While it may not have made the heavy-hitting charts, “Y’all Know How I Am” offers a bold insight into the iconic West Coast rapper’s mindset, adding another layer to Cube’s multifaceted hip-hop legacy.

22
Life In California

The track is a defiant salute to the Golden State, resonating with a braggadocious swagger that’s quintessentially Ice Cube. The lyrics paint a vivid portrait of the urban hustle, living fast and chasing dough from L.A. to the Bay, repping the West Coast to the fullest. Cube makes it clear that this ain’t no R&B or Motown tune; it’s Rapid-fire Authentic Poetry (R.A.P.).

No stranger to controversy, Cube showcases his consummate storytelling skills, bringing to life a vivid tapestry of California’s streets amid gunplay and survival. He asserts his status as the West Coast king, slamming the industry and keeping it 100. The song channels the spirit of the streets – the grind, grit, and glee exhibited by the players in the game. This unapologetic anthem of west coast life comes at you with one potent undercurrent: Ain’t no denying that Ice Cube reps where he stays, proving why he’s a cornerstone in the edifice of Hip Hop culture.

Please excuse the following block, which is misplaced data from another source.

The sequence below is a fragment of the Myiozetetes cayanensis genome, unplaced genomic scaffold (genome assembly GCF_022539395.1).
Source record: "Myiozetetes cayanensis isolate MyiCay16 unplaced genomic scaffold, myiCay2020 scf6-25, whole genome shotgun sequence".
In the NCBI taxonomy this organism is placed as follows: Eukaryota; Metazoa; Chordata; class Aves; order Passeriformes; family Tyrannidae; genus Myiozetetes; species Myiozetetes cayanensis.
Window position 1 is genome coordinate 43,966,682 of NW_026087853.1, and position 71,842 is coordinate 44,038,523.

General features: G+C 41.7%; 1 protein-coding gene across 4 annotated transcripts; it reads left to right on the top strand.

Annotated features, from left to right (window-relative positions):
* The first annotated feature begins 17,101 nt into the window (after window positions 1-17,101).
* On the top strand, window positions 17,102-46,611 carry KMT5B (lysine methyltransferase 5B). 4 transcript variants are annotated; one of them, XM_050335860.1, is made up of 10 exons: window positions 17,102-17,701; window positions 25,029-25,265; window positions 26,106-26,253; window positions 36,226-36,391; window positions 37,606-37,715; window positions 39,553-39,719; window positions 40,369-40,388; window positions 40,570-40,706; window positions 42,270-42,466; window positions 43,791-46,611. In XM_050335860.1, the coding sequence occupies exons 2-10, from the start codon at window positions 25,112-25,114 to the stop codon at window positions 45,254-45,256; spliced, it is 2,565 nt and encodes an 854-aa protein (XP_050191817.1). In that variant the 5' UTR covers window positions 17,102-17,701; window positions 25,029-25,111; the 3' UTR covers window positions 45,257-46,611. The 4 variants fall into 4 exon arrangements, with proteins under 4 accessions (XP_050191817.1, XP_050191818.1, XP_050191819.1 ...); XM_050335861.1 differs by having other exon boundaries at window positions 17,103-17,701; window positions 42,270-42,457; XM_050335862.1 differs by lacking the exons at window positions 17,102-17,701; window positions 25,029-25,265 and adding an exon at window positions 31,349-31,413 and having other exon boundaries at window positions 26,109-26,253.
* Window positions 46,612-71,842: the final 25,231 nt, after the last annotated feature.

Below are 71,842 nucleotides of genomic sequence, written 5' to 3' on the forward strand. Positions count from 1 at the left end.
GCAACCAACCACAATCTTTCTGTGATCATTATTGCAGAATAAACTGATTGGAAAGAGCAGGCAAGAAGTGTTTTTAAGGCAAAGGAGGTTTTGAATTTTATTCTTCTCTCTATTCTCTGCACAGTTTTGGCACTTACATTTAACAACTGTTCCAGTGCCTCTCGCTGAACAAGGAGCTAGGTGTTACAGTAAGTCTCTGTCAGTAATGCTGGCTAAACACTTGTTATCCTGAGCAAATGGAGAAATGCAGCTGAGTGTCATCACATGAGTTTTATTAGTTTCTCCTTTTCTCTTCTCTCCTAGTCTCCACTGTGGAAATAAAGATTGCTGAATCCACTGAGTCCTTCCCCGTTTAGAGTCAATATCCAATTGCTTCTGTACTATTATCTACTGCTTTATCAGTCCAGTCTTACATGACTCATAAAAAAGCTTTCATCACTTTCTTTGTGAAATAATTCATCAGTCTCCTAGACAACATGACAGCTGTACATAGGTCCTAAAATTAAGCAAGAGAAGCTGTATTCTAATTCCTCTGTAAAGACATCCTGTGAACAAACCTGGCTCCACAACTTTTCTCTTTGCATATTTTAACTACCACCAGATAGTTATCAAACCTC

21
It’s A Man’s World

Cube’s verse reflects that old-school, patriarchal flavor of hip-hop, boasting about his one-night stands, the power of his sexuality, and the autonomous nature of his existence. He lyrically walks the tightrope between bravado and misogyny, sharing a worldview that somewhat dismisses the worth of women to serving men.

However, the track takes an insightful twist. In response, Yo-Yo enters the scene, challenging Cube’s lofty claims with a hip-hop-infused feminist discourse. She confronts the machismo, speaking of the value women bring beyond just their physicality, and the inherent strength they possess. Yo-Yo counters Cube’s sexism with lines indicating that without the influence and work of women, men’s achievements would be unattainable. She celebrates women’s liberation while critiquing the misogynistic aspects of society, thus providing a much-needed counterbalance to Ice Cube’s male bravado. Ultimately, the song shows a dynamic battle of the sexes, underlining the complexities of gender roles within the realm of hip-hop.

20
I’m Only Out For One Thang